Performances even more extraordinary than Gelabert's dominated Second Visit to the Empress, the modern dance choreographer Shen Wei's attempt to renovate an early 18th-century work that apparently predates the regularizing of Beijing opera. The climax of a trilogy, the piece tells a Racinian story of political maneuvering with tragic personal consequences. Naming her ambitious father as regent rather than trust her late husband's advisers, a newly widowed empress finds herself a virtual prisoner under his tyrannic rule. In ceremonial visits, the now-powerless advisers convince her to help them overthrow and execute her father and restore legitimate rulea deeply troubling "happy" ending, in a culture to which filial piety is central.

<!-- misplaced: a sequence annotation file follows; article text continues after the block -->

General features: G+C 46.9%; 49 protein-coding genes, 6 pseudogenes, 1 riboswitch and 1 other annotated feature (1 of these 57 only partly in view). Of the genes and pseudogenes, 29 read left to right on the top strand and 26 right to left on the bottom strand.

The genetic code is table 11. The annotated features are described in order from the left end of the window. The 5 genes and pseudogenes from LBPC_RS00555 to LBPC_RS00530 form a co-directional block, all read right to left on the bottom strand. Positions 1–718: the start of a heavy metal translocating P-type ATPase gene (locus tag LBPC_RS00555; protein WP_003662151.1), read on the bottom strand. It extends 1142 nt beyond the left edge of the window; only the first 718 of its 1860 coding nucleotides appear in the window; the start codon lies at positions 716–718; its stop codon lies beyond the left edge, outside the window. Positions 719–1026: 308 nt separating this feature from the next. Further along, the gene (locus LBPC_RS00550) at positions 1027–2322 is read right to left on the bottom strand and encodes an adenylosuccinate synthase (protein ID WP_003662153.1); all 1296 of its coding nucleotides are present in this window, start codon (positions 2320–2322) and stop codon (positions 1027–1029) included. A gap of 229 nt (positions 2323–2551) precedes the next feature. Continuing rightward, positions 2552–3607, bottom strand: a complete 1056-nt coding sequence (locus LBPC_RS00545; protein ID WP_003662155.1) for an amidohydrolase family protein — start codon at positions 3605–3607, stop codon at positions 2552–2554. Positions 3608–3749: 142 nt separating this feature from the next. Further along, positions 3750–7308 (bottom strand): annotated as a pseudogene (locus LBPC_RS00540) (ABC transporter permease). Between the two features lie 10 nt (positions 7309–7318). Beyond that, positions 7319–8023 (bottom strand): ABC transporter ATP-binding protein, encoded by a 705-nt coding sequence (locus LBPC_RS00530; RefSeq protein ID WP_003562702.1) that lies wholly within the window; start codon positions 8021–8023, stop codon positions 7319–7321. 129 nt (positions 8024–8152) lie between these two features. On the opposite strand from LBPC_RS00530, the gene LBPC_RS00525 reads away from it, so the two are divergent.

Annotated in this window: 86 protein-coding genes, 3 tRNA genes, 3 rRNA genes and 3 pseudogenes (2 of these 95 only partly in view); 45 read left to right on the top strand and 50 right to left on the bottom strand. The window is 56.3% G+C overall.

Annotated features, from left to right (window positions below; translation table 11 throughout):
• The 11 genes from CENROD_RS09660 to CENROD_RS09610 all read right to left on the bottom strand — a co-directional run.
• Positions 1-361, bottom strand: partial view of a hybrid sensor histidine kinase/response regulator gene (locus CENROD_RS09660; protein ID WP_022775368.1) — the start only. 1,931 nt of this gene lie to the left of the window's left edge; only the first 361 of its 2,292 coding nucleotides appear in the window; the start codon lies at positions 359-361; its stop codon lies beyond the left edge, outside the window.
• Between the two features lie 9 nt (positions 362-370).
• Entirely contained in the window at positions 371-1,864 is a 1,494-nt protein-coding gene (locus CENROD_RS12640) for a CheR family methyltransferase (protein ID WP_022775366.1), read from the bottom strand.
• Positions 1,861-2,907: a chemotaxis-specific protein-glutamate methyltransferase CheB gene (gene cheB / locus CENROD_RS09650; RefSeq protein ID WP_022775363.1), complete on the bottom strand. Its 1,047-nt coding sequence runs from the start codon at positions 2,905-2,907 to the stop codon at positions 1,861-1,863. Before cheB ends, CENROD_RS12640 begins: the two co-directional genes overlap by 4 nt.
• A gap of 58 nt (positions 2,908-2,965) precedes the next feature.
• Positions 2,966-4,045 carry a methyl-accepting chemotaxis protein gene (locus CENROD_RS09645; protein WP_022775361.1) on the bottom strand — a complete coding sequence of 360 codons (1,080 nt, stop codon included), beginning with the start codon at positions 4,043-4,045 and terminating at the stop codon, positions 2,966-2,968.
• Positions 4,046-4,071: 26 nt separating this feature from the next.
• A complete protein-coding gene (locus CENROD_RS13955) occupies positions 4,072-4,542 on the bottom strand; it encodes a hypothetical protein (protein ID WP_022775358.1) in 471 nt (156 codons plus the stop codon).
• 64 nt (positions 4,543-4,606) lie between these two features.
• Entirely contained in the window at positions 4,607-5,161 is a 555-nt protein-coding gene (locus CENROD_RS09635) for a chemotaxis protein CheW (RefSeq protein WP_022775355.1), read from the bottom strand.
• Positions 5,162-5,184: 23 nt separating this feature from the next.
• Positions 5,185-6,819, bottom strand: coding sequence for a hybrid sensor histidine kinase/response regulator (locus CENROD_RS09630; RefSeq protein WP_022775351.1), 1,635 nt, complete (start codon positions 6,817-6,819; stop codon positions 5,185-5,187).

Rich, simple, and gorgeously tuneful, the opera's immensely demanding score makes glorious listening, and Shen Wei recruited superb singers and musicians for it. The only difficulty with the event came from his need to "modernize" it, which for him meant having his dance troupe, in monochrome unitards, performing what looked like standard bits of contemporary movement while the four Beijing opera performers sang away, wearing traditional costumes and employing traditional gestures. The two events simply lay there side by side, barely interacting and never fusing. Given its superior quality as material and as performance, the opera simply blew the modern dance into the background. This was sad because Shen Wei obviously has a deep passion for the ancient form, in which he trained for 10 years, as well as a deep drive to reconcile it with his contemporary consciousness. His unhappy result was at least a bold statement of the problem facing every artist today. We can't live in an isolationist past, while the global present, crowding in on us electronically, trivializing our individuality, divides us from one another as much as it unites us in its nondescript, diffuse blankness.